When there was only coffee left, I started work on Wordplay issue #422. This is a bug that a 6th grader at Open Window School found a few weeks ago. I had gone to try out some teaching ideas with a best case scenario school (private, well-funded, dedicated computer science class). I gave the kids a half-finished word guessing game that would take a word’s letters, split them up into a list, and then lay them out on the screen in random places, where the goal of the game was to pick them up in the right order. The class was very engaged and creative, and one kid decided to try to make an impossible game, by making the secret word the first 10,000 digits of π. Wordplay borked: the browser became unresponsive and I had to teach him how to force quit a Windows application. It turned out that after Wordplay made a list of values, when its type was computed to do some runtime value checking, it was creating a huge union type from all digits, and doing this for every value. A bit of simple caching, and the performance defect was gone: 10,000 digits of π, in an impossible game!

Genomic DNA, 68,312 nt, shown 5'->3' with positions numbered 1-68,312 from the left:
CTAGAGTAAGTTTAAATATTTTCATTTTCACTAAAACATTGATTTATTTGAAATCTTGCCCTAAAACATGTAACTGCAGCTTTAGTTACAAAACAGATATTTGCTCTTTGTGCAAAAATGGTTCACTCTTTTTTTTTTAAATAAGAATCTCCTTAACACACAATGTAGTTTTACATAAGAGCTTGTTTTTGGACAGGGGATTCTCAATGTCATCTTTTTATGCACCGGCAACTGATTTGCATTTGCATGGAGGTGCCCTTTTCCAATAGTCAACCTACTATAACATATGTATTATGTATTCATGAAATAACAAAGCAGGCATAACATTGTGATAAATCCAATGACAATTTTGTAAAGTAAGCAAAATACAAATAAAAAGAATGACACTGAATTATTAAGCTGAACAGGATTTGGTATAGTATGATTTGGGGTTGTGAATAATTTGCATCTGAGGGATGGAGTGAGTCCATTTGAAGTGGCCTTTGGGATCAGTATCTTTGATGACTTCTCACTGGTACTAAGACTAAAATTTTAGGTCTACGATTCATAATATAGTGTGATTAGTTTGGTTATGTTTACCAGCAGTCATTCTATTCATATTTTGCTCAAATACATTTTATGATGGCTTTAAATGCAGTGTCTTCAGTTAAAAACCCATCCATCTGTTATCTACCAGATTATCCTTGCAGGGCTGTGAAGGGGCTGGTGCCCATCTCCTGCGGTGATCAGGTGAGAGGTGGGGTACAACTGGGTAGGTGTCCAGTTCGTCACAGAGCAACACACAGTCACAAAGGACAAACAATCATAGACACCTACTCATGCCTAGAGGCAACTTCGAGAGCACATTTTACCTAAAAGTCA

I had to pee. Fortunately, Mr. West has two single stall rooms. I know I pass, and haven’t had issues in women’s rooms for years. But that time in 2019 when an elderly woman screamed at me in a Target and started hitting me with her purse still sticks with me, so I always have that little bit of flight response when I have to pee in public. I relieved myself, and then went out to a sunny sidewalk, walking proudly to the teeniest tiniest cutest little e-bike I’ve ever seen, ready to ride back home.

I was still in a Wordplay mood when I got home, but I had a backflow tester coming soon to do our annual mandatory test, so I decided to start some laundry, and go through some updates from Wordplaypen students. One recommitted to finalizing an issue; another shared an update on a Git issue. A few needed design feedback on some final drafts of designs. The backflow tester finally arrived, and everything checked out. By the time he was done, I was feeling domestic, and so I put another load in, and decided to head back out for a few errands.